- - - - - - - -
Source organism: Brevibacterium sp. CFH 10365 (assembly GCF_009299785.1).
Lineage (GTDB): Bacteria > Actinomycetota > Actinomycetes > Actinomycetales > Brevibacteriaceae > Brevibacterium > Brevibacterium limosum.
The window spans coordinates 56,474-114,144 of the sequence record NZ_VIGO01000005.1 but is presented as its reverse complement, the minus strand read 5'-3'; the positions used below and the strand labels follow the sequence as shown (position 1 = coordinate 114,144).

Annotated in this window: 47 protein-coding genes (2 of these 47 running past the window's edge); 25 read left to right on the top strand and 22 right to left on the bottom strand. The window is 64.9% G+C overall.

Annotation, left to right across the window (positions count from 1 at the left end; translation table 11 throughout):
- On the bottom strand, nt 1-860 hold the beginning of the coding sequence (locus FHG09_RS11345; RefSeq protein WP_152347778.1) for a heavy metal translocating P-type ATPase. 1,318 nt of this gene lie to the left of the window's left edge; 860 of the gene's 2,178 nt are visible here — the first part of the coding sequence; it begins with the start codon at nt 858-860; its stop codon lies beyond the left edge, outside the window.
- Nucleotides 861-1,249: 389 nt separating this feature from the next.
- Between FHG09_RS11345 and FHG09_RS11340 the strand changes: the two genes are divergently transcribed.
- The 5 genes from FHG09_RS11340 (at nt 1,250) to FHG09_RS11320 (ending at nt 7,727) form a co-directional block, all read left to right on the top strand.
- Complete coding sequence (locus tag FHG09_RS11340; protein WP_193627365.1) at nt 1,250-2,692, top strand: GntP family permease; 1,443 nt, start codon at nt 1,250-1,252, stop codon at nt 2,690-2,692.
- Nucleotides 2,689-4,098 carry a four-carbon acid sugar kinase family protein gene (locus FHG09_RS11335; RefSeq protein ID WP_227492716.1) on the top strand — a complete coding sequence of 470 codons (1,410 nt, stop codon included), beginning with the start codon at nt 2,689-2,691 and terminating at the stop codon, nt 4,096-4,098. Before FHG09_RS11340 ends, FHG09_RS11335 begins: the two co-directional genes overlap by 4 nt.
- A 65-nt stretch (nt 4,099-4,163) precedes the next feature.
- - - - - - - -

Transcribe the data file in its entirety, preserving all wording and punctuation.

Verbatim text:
Source organism: Brevibacterium sp. CFH 10365 (assembly GCF_009299785.1).
Lineage (GTDB): Bacteria > Actinomycetota > Actinomycetes > Actinomycetales > Brevibacteriaceae > Brevibacterium > Brevibacterium limosum.
The window spans coordinates 56,474-114,144 of the sequence record NZ_VIGO01000005.1 but is presented as its reverse complement, the minus strand read 5'-3'; the positions used below and the strand labels follow the sequence as shown (position 1 = coordinate 114,144).

Annotated in this window: 47 protein-coding genes (2 of these 47 running past the window's edge); 25 read left to right on the top strand and 22 right to left on the bottom strand. The window is 64.9% G+C overall.

Annotation, left to right across the window (positions count from 1 at the left end; translation table 11 throughout):
- On the bottom strand, nt 1-860 hold the beginning of the coding sequence (locus FHG09_RS11345; RefSeq protein WP_152347778.1) for a heavy metal translocating P-type ATPase. 1,318 nt of this gene lie to the left of the window's left edge; 860 of the gene's 2,178 nt are visible here — the first part of the coding sequence; it begins with the start codon at nt 858-860; its stop codon lies beyond the left edge, outside the window.
- Nucleotides 861-1,249: 389 nt separating this feature from the next.
- Between FHG09_RS11345 and FHG09_RS11340 the strand changes: the two genes are divergently transcribed.
- The 5 genes from FHG09_RS11340 (at nt 1,250) to FHG09_RS11320 (ending at nt 7,727) form a co-directional block, all read left to right on the top strand.
- Complete coding sequence (locus tag FHG09_RS11340; protein WP_193627365.1) at nt 1,250-2,692, top strand: GntP family permease; 1,443 nt, start codon at nt 1,250-1,252, stop codon at nt 2,690-2,692.
- Nucleotides 2,689-4,098 carry a four-carbon acid sugar kinase family protein gene (locus FHG09_RS11335; RefSeq protein ID WP_227492716.1) on the top strand — a complete coding sequence of 470 codons (1,410 nt, stop codon included), beginning with the start codon at nt 2,689-2,691 and terminating at the stop codon, nt 4,096-4,098. Before FHG09_RS11340 ends, FHG09_RS11335 begins: the two co-directional genes overlap by 4 nt.
- A 65-nt stretch (nt 4,099-4,163) precedes the next feature.